This DVD set for SCTV Network/90 documents the years when this formerly syndicated program briefly became one of NBC’s late night shows. The “90” part of its title signifies that it – like SNL – had become a 90-minute program. And although the network also convinced the show’s creators to begin including live musical segments in its programs – mirroring SNL’s similar nod to pop music – these crafty SCTV folks smartly worked their guest musicians right into the skits, rather than just doing cut-aways to their performances. So in addition to hearing Dr. John playing and singing New Orleans style, for instance, the viewer also gets a chance to see this artist mow through a hill of bad ribs while acting in the “Polynesian Town” bit. Of course, it is this comedy troupe’s regular original characters and celebrity impressions that make the show so special – and certainly not the part-time acting of its musical guests.
Every fan has his or her favorite recurring figures, but who can ever forget those losers, Bob and Doug McKenzie? Inspired by the Canadian Broadcasting Corporation’s (CBC) guideline, which requires Canadian programs to always contain a certain percentage of purely Canadian content, this self-deprecating little segment played fast and loose with many silly Canadian stereotypes. These ranged from exaggerated accents to silly local phrases (like “hoser” and “take off”) to edible “delicacies” like back bacon. These two loveable losers caught on so well with U.S. audiences, in fact, they eventually made their own feature film.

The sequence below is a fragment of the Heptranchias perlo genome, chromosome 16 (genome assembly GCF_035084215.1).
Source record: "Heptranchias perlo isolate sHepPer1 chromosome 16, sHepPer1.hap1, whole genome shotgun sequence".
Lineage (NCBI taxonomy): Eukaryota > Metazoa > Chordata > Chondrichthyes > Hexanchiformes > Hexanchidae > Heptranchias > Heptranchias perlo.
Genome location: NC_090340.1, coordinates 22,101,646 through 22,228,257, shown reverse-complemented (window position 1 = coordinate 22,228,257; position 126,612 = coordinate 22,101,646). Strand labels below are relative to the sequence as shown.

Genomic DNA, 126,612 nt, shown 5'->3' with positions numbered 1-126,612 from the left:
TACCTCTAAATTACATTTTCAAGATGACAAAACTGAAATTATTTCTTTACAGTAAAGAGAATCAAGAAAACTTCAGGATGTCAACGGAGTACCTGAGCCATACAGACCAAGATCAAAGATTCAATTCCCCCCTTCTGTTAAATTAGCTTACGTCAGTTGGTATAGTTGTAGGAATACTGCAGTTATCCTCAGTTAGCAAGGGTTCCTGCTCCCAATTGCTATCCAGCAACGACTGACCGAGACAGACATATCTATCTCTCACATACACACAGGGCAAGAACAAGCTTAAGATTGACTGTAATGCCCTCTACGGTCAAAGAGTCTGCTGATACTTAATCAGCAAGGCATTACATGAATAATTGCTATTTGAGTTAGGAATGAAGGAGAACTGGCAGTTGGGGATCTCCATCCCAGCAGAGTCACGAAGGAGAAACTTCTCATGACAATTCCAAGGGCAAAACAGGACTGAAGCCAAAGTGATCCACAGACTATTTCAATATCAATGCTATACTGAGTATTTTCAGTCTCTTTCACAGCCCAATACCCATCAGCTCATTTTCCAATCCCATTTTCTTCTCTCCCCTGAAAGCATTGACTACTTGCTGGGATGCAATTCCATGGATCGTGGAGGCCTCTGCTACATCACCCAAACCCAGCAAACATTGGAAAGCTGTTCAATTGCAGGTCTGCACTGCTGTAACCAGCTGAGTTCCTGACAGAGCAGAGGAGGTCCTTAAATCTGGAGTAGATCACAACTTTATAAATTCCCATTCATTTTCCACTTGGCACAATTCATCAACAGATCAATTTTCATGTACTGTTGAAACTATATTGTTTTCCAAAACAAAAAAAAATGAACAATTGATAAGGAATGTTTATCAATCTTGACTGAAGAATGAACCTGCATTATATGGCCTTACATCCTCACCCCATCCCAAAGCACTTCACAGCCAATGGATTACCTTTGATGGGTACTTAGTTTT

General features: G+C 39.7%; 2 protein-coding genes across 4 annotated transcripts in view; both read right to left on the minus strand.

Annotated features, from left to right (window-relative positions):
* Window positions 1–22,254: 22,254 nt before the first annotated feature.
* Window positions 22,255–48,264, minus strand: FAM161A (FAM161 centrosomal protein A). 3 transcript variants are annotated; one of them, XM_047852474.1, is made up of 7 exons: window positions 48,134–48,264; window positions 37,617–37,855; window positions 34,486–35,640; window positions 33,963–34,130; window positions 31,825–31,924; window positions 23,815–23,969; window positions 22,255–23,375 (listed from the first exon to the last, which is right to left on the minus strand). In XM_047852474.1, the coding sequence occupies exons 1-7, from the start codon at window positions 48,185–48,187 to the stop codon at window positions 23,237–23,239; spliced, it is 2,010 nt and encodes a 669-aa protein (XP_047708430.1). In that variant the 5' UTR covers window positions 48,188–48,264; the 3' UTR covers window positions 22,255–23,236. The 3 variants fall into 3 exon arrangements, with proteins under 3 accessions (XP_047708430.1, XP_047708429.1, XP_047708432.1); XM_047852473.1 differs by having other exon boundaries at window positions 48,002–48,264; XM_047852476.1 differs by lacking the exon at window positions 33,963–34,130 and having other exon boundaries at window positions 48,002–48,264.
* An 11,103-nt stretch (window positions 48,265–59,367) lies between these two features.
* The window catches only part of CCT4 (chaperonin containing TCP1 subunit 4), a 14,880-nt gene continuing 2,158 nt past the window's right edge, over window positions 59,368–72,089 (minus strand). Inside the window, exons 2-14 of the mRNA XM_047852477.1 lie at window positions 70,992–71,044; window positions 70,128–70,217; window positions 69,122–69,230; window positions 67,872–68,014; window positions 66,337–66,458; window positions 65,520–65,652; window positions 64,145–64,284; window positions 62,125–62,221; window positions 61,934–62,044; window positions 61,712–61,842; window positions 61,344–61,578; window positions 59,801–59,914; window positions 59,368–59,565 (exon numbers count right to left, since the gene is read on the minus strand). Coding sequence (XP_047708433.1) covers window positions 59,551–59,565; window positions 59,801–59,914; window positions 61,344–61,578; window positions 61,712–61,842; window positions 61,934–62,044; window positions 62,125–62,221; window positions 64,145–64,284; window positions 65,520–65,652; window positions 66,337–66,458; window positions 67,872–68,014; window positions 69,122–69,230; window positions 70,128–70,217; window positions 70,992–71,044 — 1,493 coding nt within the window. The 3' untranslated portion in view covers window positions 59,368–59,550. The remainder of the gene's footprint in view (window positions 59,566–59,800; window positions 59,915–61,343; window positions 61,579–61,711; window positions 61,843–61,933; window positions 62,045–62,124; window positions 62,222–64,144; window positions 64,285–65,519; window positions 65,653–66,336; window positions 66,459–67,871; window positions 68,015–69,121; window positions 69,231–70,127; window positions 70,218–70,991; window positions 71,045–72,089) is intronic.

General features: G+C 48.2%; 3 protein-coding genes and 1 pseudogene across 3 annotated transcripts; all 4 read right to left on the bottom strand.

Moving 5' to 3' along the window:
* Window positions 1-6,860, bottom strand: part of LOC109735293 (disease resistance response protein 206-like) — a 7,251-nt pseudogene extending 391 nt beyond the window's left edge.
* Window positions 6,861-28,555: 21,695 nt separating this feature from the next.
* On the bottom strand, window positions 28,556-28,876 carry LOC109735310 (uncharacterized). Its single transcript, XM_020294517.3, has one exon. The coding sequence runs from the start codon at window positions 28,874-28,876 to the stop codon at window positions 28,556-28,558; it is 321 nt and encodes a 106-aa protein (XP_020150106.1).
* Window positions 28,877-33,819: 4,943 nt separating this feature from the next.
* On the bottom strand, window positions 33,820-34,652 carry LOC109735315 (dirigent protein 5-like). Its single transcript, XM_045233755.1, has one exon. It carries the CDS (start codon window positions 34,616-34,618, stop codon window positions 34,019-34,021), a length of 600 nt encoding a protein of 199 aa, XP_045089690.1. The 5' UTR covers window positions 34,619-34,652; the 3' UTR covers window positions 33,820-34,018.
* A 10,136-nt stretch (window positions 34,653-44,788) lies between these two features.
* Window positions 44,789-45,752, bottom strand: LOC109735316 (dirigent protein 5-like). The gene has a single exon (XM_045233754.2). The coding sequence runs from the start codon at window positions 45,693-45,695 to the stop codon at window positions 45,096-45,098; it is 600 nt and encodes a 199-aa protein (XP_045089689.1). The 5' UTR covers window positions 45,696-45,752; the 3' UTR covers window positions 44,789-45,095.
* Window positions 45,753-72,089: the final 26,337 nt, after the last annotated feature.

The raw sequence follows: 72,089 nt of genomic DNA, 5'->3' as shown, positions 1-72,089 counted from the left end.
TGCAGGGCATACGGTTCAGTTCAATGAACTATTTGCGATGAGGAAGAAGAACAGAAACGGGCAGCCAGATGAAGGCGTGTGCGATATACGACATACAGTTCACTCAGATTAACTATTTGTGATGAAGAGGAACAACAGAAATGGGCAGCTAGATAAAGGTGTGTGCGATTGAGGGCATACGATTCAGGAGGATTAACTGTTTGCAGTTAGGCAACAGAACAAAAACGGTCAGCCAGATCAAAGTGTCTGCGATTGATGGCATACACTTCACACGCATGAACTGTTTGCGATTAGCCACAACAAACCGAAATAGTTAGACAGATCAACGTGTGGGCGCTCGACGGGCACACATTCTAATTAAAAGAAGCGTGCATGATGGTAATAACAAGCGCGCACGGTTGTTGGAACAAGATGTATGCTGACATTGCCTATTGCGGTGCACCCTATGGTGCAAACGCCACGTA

It would be impossible to name all of the many memorable SCTV characters, but one would be remiss if the leopard skin-outfitted Edith Prickley were not soundly saluted. She is like a hyperactive insect, always buzzing around the studio – albeit with an omnipresent smile on her face. Similar praise should also be heaped upon the regular guests of the Sammy Maudlin Show, such as its unfunny comedian, Bobby Bittman, and its used jet trash nightclub singer, Lola Heatherton. And let’s not forget that knee-slapping Maudlin himself. Had the Tonight Show originated from a Las Vegas showroom, it would have looked an awful lot like the Maudlin show.
Still, none of these funny characters would have even existed were it not for the talented cast that created them. For instance, Andrea Martin played both Prickley and her organ-selling sister, Edna; Dave Thomas could go from being one half of the moronic McKenzie Brothers, to doing a pitch-perfect Bob Hope voice impression; John Candy, who probably made the most recognizable transition to feature films after leaving the show, was the loveable, yet annoying, Johnny LaRue, as well as about a billion other rotund characters; Joe Flaherty never failed to raise a chuckle every time he introduced another un-scary horror film during his “Monster Horror Chiller Theater” bit and Eugene Levy was just as hilarious playing the lame Bobby Bittman as he was doing a hapless Alex Trebek-like game show host. These were (and are) the men and women of a million funny faces.